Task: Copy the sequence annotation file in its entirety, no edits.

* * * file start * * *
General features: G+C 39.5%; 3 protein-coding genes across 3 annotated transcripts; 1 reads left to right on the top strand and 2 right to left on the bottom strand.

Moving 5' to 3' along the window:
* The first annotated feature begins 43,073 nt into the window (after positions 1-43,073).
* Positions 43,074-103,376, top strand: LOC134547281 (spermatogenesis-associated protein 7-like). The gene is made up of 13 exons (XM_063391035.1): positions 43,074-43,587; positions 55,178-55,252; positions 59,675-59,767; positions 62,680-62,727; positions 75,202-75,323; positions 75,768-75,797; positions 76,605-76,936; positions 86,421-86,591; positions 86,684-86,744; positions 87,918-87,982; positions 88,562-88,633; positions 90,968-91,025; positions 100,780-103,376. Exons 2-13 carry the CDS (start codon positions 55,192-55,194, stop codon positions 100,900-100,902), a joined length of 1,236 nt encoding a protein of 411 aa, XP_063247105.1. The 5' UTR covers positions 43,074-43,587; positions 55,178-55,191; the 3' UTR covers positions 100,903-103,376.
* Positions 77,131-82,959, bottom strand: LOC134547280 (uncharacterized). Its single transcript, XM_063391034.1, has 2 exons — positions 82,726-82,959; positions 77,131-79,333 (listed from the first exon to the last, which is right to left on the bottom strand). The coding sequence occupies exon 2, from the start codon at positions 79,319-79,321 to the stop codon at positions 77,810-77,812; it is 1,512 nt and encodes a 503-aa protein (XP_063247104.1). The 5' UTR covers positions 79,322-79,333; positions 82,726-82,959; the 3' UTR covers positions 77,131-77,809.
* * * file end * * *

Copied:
General features: G+C 39.5%; 3 protein-coding genes across 3 annotated transcripts; 1 reads left to right on the top strand and 2 right to left on the bottom strand.

Moving 5' to 3' along the window:
* The first annotated feature begins 43,073 nt into the window (after positions 1-43,073).
* Positions 43,074-103,376, top strand: LOC134547281 (spermatogenesis-associated protein 7-like). The gene is made up of 13 exons (XM_063391035.1): positions 43,074-43,587; positions 55,178-55,252; positions 59,675-59,767; positions 62,680-62,727; positions 75,202-75,323; positions 75,768-75,797; positions 76,605-76,936; positions 86,421-86,591; positions 86,684-86,744; positions 87,918-87,982; positions 88,562-88,633; positions 90,968-91,025; positions 100,780-103,376. Exons 2-13 carry the CDS (start codon positions 55,192-55,194, stop codon positions 100,900-100,902), a joined length of 1,236 nt encoding a protein of 411 aa, XP_063247105.1. The 5' UTR covers positions 43,074-43,587; positions 55,178-55,191; the 3' UTR covers positions 100,903-103,376.
* Positions 77,131-82,959, bottom strand: LOC134547280 (uncharacterized). Its single transcript, XM_063391034.1, has 2 exons — positions 82,726-82,959; positions 77,131-79,333 (listed from the first exon to the last, which is right to left on the bottom strand). The coding sequence occupies exon 2, from the start codon at positions 79,319-79,321 to the stop codon at positions 77,810-77,812; it is 1,512 nt and encodes a 503-aa protein (XP_063247104.1). The 5' UTR covers positions 79,322-79,333; positions 82,726-82,959; the 3' UTR covers positions 77,131-77,809.